Spend some time not just in the place where you grew up but in other places, research all areas, ask questions about different areas, about the crime rate in those areas, stop by the local police station and talk to the officers on duty, read the daily papers, watch the nightly news online, monitor the property value in different areas, research the schools in the area.

Disregard whatever old world concept or notions you had about life in Jamaica 20, 30, 40 years ago, wipe the slate clean and rebuild Jamaica in your mind from the ground up. At the time when you migrated you may have been in a certain social class but you may have evolved or devolved depending on your experiences and now you belong in a completely different social class and mixing different classes together can be risky. That is why in Jamaica we do not gentrify places, we pack up we Milo box  and move to a better area and leave out low class people.


If you are going to build a $40, $50 million dollar mansion then try to build it in an area filled with other mansions that value close to that amount. Since that is now your wealth bracket and people in that wealth bracket already have in place the appropriate security measures to ensure the safety for themselves, family and property. That may also be the right social circle for you to engage your mind, filled with like minded people. For example Vineyard Town 20, 30 or 40 years ago was a nice place to live but today you would not want to build a $50 million dollar mansion in the middle of that area, why? Because it is a ghetto with people who do not see life like how you see it. For that price range try Norbrook, Waterworks or Jacks Hill, the view from Bracknell Avenue is perfect all year round.

Money Cannot Buy Class! It goes both ways not because you can afford a $50 million dollar mansion means you have class and should live among decent people. If your lifestyle is low class then maybe you should live among people with matching lifestyle regardless of how much money you have. Nothing brings down ones property value faster than a low class vulgar person with money.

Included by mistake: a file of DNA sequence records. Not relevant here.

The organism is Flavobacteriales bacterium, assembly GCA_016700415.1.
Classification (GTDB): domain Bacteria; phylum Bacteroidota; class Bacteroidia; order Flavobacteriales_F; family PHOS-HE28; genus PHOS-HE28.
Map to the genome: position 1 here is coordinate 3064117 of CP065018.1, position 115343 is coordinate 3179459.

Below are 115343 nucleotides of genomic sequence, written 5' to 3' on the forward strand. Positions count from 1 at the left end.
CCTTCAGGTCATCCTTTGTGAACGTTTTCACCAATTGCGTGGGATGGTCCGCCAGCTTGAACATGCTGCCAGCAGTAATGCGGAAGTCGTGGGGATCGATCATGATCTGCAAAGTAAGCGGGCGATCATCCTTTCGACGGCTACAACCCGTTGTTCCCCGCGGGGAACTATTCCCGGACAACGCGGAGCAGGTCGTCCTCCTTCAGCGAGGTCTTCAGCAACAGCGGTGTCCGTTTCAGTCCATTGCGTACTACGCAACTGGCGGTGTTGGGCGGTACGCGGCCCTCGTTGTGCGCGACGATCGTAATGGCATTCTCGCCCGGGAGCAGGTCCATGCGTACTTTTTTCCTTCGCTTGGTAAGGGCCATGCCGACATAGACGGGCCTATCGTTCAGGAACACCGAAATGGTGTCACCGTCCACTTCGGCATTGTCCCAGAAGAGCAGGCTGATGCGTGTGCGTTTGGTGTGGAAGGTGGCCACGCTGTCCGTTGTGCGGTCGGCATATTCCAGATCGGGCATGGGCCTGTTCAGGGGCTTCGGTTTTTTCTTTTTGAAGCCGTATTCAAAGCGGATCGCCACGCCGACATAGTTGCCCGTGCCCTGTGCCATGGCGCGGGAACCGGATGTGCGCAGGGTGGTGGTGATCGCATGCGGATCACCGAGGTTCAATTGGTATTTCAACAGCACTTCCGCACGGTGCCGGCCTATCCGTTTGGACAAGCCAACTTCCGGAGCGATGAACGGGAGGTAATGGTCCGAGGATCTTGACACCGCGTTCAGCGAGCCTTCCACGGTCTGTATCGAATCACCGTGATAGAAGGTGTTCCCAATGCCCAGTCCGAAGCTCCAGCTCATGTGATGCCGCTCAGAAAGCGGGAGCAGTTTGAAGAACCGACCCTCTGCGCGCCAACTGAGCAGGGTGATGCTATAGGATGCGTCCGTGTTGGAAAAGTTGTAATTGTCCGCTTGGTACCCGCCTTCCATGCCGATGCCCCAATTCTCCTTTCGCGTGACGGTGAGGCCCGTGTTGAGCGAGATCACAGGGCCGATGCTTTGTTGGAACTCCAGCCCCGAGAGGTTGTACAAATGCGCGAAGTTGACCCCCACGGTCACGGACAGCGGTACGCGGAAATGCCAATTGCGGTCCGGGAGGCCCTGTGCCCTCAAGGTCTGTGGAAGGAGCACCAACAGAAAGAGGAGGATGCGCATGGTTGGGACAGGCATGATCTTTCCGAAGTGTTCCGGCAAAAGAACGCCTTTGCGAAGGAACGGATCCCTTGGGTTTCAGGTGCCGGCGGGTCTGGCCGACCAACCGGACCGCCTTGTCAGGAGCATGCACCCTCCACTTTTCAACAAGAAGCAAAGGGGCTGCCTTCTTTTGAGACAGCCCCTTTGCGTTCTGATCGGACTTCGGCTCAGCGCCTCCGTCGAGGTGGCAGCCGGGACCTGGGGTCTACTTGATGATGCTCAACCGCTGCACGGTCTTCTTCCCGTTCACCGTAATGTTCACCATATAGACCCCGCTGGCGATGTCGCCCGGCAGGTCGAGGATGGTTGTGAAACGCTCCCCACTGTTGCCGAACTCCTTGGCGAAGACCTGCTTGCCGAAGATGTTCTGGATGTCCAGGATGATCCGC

Idiotic Behaviour that will get you in Trouble:
I have a relative who came back to Jamaica for a visit after 40 years away from Jamaica, while staying with us he complained to no end that he hated where we lived. He called us bourgeoisie and proclaimed that he was going down to Barbican to be with his “black brothers and sisters”, his words not mine. We tried very hard to talk him out of it but could not, we told him to exercise caution. That night he put on his best English threads and off he went down to Barbican for a drink at Beenie bar with his “black brothers and sisters”. On my way passed the bar I stopped in to see if he was OK and saw that he was having a whale of a time buying his 5th round of drinks for the entire bar. Its was as if the man was trying to redistribute the Queen's wealth. People from all over Barbican filled the bar trying to get a drink from the very generous, rich English Gentleman, so I left him and went on my merry way, thinking who is the bourgeoisie now.


In the wee hours of the night after spending all his money buying drinks for Barbican and under a couple drinks himself, he decided to make his way home. But some of his “black brothers and sisters” must had been watching him because they pounced on him soon after he left the bar. He had no money left but they took his Jewelry, his clothes, the English threads and his shoes and he had nothing left but his knickers (underpants). He was saved by some of his “black sisters” who had been drinking with him. They came to his rescue and escorted him home. But for all I know it was their friends who jumped him.

I am not saying Barbican and Beenie bar is a no go area, not at all. My friends and I have on occasion stopped in Barbican at Beenie Bar for a couple drinks over the years but it is an area that requires certain amount of street smart, especially after 1 am in the morning, just use some common sense. I am sure there are parts of London that he would not have gone to flashing money about, the same for almost every country, I do not understand why the same level of street smart did not hold true for Jamaica.


Once you move back or even visit Jamaica it is NOT important for everyone in Jamaica to know you are a returning resident or visiting Jamaica. You are Jamaican, so just be Jamaican, in other words, you do not need to follow Ms Lou's advice and say “Poo” instead of “Pa”.  At times, fitting in works much better and to your advantage and sometimes not standing out is what you want to do. There are people who talk more patios and act more Jamaican when they are at home in foreign countries but when they come home to Jamaica they are transformed into a proper English Gentleman and Southern Texas ladies with accents people in both England and Texas would never recognize.